We have this terrible problem of drug taking. Young people in school and college flaunt the rules and defy the police and treatment regimes. Why not pay them to give up a street drug habit or cigarette smoking? It won't work--it takes more than small money to motivate people to get off drugs or smoking and stay off. The habits are too strong. Some will fall victim to their addictions. They can't get off the drugs without long term counseling and supports from those around them, perhaps a radical change in lifestyle and direction. They have to believe in the benefits of abstaining. We have to believe they are worth saving, not try to pay them off to give up such worldly sins.

Why don't we pay others to get rid of unwholesome behaviors? For example: pay prostitutes to use safe sex. It would make the profession quite popular. How about getting overweight people to cut down on food consumption? Wouldn't it benefit them greatly? Yes, but in a free society people can choose to overeat and ignore their health. Why don't we just pay people to be good? It doesn't work. There was a time when parishioners who confessed their sins had to buy indulgences from the church in order to receive penance for their sins. That brought on a revolution in the 1500s. It proved the church couldn't make people good by having them pay their way out of sinning and it left an indelible mark on church history.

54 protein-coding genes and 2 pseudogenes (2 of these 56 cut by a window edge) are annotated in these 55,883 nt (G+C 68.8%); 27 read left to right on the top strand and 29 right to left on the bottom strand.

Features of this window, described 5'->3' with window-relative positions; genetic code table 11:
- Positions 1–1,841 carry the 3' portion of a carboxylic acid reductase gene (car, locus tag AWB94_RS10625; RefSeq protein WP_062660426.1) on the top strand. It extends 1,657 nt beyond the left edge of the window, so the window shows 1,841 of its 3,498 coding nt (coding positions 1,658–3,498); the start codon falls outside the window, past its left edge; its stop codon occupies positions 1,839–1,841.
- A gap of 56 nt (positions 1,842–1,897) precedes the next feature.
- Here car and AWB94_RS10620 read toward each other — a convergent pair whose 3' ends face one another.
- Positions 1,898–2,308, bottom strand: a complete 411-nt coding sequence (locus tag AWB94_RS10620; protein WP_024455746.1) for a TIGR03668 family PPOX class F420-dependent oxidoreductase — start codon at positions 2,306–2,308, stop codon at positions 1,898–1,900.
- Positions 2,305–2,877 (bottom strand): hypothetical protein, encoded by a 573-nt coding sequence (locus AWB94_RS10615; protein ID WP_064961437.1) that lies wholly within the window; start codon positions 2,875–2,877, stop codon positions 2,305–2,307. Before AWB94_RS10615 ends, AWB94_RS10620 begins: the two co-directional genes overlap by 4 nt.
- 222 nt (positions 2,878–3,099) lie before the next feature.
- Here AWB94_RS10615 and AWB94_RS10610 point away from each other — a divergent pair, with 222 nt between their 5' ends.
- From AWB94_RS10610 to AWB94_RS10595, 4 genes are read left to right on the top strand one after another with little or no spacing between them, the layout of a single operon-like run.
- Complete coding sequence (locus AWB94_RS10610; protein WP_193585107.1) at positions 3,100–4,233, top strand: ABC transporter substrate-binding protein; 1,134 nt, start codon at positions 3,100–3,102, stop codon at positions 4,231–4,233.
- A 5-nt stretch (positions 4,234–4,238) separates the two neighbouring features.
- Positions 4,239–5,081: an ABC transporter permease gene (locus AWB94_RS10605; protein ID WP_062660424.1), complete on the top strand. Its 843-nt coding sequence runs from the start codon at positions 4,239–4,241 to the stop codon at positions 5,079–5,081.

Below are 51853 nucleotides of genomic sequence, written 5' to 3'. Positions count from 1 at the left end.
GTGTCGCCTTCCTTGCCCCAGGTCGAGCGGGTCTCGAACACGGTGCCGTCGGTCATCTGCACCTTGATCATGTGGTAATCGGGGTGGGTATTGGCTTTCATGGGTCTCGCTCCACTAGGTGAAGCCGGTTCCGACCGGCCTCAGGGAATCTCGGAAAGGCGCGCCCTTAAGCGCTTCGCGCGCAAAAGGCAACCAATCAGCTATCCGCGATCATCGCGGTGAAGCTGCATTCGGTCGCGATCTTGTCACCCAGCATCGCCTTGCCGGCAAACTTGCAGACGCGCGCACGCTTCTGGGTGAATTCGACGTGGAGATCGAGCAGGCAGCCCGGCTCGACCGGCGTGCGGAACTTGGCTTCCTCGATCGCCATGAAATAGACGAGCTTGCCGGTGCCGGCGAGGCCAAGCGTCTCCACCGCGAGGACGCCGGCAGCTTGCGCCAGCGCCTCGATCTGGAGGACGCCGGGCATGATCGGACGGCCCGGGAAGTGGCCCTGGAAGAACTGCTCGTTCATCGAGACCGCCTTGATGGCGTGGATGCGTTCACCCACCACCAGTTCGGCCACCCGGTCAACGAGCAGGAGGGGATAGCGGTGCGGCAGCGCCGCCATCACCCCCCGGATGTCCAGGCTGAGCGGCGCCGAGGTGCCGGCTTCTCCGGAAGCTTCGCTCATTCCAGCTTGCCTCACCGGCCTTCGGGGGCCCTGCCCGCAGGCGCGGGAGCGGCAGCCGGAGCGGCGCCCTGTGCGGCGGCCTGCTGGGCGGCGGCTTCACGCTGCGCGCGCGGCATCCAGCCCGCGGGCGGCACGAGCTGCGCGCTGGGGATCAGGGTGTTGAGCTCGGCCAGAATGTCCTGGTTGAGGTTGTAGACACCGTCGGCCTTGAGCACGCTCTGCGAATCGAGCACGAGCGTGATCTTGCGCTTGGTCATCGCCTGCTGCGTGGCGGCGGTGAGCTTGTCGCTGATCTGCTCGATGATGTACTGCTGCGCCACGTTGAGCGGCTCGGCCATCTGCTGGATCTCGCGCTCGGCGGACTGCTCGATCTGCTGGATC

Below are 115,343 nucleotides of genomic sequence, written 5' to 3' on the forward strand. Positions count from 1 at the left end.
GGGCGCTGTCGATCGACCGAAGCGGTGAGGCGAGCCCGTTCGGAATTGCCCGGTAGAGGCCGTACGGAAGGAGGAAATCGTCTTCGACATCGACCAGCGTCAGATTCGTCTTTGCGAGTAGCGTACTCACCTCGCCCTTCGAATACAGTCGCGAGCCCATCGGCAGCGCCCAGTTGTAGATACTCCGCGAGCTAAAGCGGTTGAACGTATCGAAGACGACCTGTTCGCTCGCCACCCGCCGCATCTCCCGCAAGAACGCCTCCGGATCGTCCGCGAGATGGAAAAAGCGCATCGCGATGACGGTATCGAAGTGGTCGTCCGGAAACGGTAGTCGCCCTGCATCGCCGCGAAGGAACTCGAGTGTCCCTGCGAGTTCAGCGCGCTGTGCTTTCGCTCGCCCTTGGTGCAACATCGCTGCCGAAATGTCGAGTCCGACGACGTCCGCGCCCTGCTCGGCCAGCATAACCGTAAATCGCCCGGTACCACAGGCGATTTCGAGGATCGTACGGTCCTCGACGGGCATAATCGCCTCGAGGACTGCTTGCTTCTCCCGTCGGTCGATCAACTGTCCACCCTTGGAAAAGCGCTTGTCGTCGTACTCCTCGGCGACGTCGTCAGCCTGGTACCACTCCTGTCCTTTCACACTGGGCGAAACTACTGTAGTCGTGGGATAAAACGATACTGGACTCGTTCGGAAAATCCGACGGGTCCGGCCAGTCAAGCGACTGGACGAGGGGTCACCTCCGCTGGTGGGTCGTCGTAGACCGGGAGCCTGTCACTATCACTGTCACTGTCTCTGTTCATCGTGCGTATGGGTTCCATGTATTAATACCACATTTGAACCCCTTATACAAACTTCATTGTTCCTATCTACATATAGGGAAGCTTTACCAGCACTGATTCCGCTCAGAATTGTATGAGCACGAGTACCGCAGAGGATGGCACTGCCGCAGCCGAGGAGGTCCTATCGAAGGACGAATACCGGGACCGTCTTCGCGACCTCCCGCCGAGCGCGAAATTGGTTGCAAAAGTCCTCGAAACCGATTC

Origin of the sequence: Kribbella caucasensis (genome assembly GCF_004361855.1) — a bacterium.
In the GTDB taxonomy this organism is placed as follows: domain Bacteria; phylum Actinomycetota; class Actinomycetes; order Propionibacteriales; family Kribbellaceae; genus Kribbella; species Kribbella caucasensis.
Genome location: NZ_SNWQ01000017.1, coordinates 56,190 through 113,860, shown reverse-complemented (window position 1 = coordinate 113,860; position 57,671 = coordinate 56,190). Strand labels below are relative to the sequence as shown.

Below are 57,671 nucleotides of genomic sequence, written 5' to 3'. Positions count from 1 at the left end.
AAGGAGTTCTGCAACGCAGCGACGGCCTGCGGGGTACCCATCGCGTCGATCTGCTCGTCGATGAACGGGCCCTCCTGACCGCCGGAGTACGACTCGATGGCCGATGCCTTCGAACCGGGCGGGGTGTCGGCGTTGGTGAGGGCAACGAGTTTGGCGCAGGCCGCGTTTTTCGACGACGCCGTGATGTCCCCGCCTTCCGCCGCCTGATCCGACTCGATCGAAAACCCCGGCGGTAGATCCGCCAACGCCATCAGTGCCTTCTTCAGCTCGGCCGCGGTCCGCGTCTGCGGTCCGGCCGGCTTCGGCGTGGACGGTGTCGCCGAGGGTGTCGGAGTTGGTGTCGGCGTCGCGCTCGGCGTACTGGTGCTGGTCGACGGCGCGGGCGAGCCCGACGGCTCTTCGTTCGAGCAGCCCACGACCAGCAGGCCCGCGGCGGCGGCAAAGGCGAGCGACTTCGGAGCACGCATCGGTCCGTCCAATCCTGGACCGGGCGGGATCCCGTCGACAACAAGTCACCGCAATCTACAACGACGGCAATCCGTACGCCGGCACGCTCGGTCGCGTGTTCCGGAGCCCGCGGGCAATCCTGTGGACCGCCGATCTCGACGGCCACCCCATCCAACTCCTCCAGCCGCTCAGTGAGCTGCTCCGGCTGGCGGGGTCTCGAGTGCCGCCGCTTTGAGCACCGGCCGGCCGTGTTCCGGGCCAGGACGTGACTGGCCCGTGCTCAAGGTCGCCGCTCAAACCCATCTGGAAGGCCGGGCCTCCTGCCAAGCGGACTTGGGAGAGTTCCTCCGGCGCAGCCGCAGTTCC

The arguments go even farther afield about the folly of paying people to solve a problem. None is more upstart and outlandish than Jonathan Swift's proposal to have the poor Irish in his home country sell their infants to the well to do British to cook them up for a hearty meal or two, so the Irish can escape starvation. In his essay “A Modest Proposal” (1729) he argued that “I have been assured by an American of my acquaintance, that a young healthy child well nursed is at a year old a most delicious, nourishing, and wholesome food, whether stewed, roasted, baked, or boiled; and I make no doubt that it will equally serve in a fricassee or a ragout.”

And politicians who get caught in payoffs cross the line into bribery and corruption, when the public interest is involved. That's a long shot away from the more ordinary practices we've discussed but it shows the desire to pay people for their compliance in any setting often has a tinge of immorality about it. (Roy Neville)